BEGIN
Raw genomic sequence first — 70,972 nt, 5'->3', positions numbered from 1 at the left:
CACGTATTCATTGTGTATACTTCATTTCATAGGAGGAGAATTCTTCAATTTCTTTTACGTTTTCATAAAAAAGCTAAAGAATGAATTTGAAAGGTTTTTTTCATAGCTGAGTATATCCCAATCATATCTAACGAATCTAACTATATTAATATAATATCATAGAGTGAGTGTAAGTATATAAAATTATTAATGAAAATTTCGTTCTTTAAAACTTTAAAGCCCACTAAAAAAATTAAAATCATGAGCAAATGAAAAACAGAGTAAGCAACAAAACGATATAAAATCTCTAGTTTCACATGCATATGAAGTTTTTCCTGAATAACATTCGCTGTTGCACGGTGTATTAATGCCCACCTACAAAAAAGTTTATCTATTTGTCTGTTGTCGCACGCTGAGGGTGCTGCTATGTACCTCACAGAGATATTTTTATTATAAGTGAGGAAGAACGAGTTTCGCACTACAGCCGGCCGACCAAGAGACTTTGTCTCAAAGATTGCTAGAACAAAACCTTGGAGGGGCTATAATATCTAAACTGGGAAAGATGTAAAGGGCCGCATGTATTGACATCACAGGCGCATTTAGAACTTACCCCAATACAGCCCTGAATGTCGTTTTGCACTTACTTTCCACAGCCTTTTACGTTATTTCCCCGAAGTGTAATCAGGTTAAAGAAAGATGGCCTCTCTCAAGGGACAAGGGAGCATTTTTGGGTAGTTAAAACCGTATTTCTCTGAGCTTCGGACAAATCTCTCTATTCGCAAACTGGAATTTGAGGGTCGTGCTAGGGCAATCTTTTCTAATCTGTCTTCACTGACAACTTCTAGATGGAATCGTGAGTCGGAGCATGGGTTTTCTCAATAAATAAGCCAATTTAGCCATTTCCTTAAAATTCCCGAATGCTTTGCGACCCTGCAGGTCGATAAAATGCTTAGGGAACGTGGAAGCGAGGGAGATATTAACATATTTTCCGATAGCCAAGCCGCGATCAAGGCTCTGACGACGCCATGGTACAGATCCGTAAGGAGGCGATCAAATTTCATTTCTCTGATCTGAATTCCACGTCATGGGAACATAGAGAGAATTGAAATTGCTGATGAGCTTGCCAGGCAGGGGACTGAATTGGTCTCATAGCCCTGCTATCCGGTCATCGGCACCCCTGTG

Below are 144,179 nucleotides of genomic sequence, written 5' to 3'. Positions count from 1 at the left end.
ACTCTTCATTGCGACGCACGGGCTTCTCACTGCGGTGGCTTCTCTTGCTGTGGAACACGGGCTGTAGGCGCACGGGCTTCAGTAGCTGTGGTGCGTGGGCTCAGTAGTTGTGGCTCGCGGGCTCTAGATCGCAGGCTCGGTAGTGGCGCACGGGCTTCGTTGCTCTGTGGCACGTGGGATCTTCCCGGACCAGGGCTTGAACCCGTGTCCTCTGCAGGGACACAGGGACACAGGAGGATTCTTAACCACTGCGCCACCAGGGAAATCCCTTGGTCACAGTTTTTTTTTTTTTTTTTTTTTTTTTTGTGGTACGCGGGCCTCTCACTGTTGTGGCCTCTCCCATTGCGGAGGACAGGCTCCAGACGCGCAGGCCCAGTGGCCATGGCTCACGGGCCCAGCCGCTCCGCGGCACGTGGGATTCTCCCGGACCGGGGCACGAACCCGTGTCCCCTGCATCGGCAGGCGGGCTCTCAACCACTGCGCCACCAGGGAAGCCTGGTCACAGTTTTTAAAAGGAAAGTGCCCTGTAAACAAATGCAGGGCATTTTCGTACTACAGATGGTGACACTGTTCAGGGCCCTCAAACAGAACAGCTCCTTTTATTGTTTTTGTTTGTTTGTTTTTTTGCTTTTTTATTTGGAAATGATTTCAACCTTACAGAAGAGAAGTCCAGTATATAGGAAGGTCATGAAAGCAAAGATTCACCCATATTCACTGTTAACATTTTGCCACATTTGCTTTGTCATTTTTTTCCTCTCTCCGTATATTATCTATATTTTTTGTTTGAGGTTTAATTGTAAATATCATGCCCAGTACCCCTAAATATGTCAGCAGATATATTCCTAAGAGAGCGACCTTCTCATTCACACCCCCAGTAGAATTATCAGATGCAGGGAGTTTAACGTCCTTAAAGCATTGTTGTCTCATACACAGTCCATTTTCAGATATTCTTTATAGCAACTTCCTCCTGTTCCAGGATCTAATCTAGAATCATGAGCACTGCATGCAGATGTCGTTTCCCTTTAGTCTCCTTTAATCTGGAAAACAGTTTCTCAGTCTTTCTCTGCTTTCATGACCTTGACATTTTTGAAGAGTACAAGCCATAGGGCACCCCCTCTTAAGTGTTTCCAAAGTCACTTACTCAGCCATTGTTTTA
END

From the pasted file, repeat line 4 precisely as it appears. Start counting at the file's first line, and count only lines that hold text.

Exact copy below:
ACTCTTCATTGCGACGCACGGGCTTCTCACTGCGGTGGCTTCTCTTGCTGTGGAACACGGGCTGTAGGCGCACGGGCTTCAGTAGCTGTGGTGCGTGGGCTCAGTAGTTGTGGCTCGCGGGCTCTAGATCGCAGGCTCGGTAGTGGCGCACGGGCTTCGTTGCTCTGTGGCACGTGGGATCTTCCCGGACCAGGGCTTGAACCCGTGTCCTCTGCAGGGACACAGGGACACAGGAGGATTCTTAACCACTGCGCCACCAGGGAAATCCCTTGGTCACAGTTTTTTTTTTTTTTTTTTTTTTTTTTGTGGTACGCGGGCCTCTCACTGTTGTGGCCTCTCCCATTGCGGAGGACAGGCTCCAGACGCGCAGGCCCAGTGGCCATGGCTCACGGGCCCAGCCGCTCCGCGGCACGTGGGATTCTCCCGGACCGGGGCACGAACCCGTGTCCCCTGCATCGGCAGGCGGGCTCTCAACCACTGCGCCACCAGGGAAGCCTGGTCACAGTTTTTAAAAGGAAAGTGCCCTGTAAACAAATGCAGGGCATTTTCGTACTACAGATGGTGACACTGTTCAGGGCCCTCAAACAGAACAGCTCCTTTTATTGTTTTTGTTTGTTTGTTTTTTTGCTTTTTTATTTGGAAATGATTTCAACCTTACAGAAGAGAAGTCCAGTATATAGGAAGGTCATGAAAGCAAAGATTCACCCATATTCACTGTTAACATTTTGCCACATTTGCTTTGTCATTTTTTTCCTCTCTCCGTATATTATCTATATTTTTTGTTTGAGGTTTAATTGTAAATATCATGCCCAGTACCCCTAAATATGTCAGCAGATATATTCCTAAGAGAGCGACCTTCTCATTCACACCCCCAGTAGAATTATCAGATGCAGGGAGTTTAACGTCCTTAAAGCATTGTTGTCTCATACACAGTCCATTTTCAGATATTCTTTATAGCAACTTCCTCCTGTTCCAGGATCTAATCTAGAATCATGAGCACTGCATGCAGATGTCGTTTCCCTTTAGTCTCCTTTAATCTGGAAAACAGTTTCTCAGTCTTTCTCTGCTTTCATGACCTTGACATTTTTGAAGAGTACAAGCCATAGGGCACCCCCTCTTAAGTGTTTCCAAAGTCACTTACTCAGCCATTGTTTTA